A Message from the Program Director

The death of George Floyd during police custody and the ongoing protests across the country are bringing important conversations about racial justice, conversations that need to keep happening until words become action. Racism persists in all aspects of our society, including the creative sector, and is aided by centuries of oppression, structural barriers, and complicit silence. 

When I began at Spaceworks in 2018, I remember reading the July issue of City Arts Magazine, which featured a series of articles called “The Spirit and Substance of a Changing Tacoma.” The words from our city’s creative leaders imprinted deeply and shaped my tenure as program director. Racial disparity, gentrification, and displacement are life-and-death issues for artists and entrepreneurs of color in Tacoma. We already know that launching a business is challenging, but when the median net wealth of White households is 13 times higher than Black households, we understand that the deck has been stacked for a long time and the status quo is unacceptable.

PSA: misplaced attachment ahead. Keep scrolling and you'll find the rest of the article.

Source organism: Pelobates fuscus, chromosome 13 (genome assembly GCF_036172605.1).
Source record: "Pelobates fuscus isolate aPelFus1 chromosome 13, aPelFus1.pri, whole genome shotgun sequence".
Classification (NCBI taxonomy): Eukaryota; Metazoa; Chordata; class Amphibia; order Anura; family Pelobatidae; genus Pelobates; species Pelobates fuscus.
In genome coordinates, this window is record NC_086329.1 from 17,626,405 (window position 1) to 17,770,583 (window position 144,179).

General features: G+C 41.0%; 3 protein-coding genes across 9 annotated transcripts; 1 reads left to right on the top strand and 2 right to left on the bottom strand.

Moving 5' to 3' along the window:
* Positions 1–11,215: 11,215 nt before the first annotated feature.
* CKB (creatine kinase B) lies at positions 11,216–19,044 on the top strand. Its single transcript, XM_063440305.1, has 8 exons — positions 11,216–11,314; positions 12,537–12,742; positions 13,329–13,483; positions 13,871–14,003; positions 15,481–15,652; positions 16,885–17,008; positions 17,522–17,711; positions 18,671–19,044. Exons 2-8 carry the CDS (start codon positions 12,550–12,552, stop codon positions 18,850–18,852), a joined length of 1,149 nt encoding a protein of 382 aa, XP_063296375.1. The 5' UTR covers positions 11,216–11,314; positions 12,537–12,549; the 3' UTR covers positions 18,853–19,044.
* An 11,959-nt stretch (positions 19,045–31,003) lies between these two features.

The pandemic has exacerbated and illuminated racial disparities. Spaceworks community⁠—we need to interrogate this gap, unapologetically, and use our talents to make, create, and act in the face of injustice. And show up and support our Black community members, like at tomorrow’s vigil for Manuel Ellis

Today we also want to center the work of the Tacoma Urban League, specifically their Black Business Directory. Supporting this organization and their members is a direct and important way to offer economic security within Tacoma’s Black community. We believe that entrepreneurship not only builds financial health for individuals and families, but is also a path towards a more equitable Tacoma.

-Michael Liang, Spaceworks Program Director
michaell@tacomachamber.org

“5 Stages” mural by Saiyare Refaei and Tiffanny Hammonds, 2017. Photo by Crews Creative.
The ownership of walls, windows, and galleries is a form of power within a community. Reclaiming and sharing that authority with artists of color provides a very public platform where their perspectives and experiences are reflected back on to our city. Murals refuse to be ignored. 
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